This is a load I have been carrying long enough.

As Terry says, “Seeing might be suffering in a new way.” Can I pretend to see if I am not prepared to suffer? Can I be prepared to suffer if I am not prepared to talk about it with my Maker?

In a moment of epiphany, it dawned on me that I have of late been living my spiritual life in a relatively safe place, that I have grown accustomed to walking with God in gentleness and peace. But this is not where God is going to keep me. He is preparing me for great pain and sorrow. And he is teaching me ahead of time how bring him that pain and sorrow so that I will not have to bear it alone.

I’m not happy about that news, as you might imagine.

But I’m listening. You had better believe I am listening.

And… guess what I told God sucked the life out of me yesterday?

About Greg Wright

I have worn many hats as a writer and editor over the years. Unlike my scholarly and journalistic work from the "old days" at Hollywood Jesus, Past the Popcorn, or SeaTac Blog, the writing here is of a more overtly personal and spiritual nature. I hope it provokes you as much as it provokes me.
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2 Responses to Hard Ideas for Hard Times

  1. John says:

    Thank you Greg. Your reflection on ‘pain and sorrow’ struck a chord. I realize that many times, these responses come from specific external circumstances that include physical breakdown or personal loss. I wonder though … maybe pain and sorrow were meant to be a more prevalent emotion, kindled by an empathy and compassion for lost souls in a broken world … and greater awareness of our own sin.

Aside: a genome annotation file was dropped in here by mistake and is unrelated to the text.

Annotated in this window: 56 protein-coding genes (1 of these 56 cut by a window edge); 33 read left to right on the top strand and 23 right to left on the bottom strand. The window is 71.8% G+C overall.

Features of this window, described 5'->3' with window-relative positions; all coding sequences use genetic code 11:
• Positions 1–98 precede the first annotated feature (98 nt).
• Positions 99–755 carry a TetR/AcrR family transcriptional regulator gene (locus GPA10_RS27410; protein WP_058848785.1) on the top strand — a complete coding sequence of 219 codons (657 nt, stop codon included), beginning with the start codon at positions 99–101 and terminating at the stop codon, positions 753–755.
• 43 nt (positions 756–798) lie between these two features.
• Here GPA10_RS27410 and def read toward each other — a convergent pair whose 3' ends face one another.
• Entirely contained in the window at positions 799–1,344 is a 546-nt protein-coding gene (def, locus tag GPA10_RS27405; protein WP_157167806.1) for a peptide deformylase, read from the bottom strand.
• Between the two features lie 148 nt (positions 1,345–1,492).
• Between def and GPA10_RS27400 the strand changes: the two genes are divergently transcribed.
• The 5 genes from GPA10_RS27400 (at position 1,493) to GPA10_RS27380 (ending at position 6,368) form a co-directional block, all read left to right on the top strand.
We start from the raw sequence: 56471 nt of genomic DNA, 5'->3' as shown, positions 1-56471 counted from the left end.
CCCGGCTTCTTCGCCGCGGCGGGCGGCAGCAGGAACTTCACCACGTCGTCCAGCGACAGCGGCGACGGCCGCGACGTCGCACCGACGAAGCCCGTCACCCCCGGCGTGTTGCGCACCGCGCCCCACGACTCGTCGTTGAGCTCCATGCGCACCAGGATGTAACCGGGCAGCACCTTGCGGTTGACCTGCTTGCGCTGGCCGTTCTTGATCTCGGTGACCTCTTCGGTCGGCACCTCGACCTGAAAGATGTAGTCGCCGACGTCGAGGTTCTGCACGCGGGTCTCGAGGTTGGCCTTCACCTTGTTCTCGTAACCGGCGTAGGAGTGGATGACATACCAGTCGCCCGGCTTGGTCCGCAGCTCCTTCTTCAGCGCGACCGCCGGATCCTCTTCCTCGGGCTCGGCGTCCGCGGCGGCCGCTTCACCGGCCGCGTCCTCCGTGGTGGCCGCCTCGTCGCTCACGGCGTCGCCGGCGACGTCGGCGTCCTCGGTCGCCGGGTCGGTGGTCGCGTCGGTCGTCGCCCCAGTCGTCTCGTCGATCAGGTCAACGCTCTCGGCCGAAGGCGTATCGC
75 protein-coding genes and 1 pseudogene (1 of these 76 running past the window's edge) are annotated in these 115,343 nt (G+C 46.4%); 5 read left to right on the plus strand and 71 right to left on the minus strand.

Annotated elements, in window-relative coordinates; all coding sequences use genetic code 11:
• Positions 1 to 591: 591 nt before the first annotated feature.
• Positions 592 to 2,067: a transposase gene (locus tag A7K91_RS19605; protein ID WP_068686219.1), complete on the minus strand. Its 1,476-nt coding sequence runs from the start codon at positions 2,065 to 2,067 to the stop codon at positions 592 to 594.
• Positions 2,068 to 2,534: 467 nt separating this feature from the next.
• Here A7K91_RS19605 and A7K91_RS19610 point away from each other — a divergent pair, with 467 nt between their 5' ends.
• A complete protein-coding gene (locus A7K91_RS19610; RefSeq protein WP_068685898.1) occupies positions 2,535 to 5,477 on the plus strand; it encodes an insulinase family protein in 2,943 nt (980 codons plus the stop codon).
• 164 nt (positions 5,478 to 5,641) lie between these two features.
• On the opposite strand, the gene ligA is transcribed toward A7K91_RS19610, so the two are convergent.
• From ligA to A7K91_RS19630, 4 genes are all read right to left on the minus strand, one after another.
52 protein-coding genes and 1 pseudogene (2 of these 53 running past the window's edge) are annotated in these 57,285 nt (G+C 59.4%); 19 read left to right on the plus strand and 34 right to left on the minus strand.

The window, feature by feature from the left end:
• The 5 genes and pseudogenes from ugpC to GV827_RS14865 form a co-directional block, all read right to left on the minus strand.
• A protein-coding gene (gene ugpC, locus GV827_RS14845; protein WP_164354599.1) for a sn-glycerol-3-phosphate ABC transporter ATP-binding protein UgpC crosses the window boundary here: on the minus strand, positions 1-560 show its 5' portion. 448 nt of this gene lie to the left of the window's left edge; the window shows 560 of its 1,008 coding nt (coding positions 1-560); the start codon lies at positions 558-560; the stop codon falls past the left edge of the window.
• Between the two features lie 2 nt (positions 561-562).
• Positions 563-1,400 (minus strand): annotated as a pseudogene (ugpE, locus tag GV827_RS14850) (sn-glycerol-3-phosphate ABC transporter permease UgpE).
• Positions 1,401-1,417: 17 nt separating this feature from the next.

Earlier this year I read “Not a Fan”, by Kyle Idleman. One of the author’s more powerful ideas used to create distinction between ‘fan’ and ‘follower’ was Christ’s admonition to ‘pick up your cross’. Now I don’t know about you, but on some level I somehow equated ‘cross’ with ‘burden’. Maybe I was hoping that when Christ said “Come to Me, all you who are heavy laden”, He was really saying “Go ahead John, PICK UP that cross but don’t worry, cuz I’ll CARRY it for you”. But the author points out, rather bluntly, that a 1st century Palestinian would not make that mistake. He, or she, would have clearly understood that Christ was telling His followers to accept a very painful, and highly visible, death. The old man has to die, otherwise, you’re just ‘a fan’.

    I know I haven’t died to self yet. I’m trying to adjust, mentally and spiritually, to the idea that dying to self is an ongoing and painful process; that we will never, this side of heaven, have what might be called a ‘comfortable life’. On the other hand, Jesus came that we might have ‘life more abundant’. How do we reconcile these truths? I’m still learning. In the meantime, I hope that I can do a better job of acknowledging pain and sorrow in and around me, instead of avoiding it. Thanks for sharing your insights Greg, and know that while your pains and sorrows are uniquely personal, your experience is by no means solitary.

  2. Greg Wright says:

    Thanks, John. I appreciate your desire to take both God and our continuing friendship seriously! And when that pain and sorrow strikes, I will be sure to share it with you!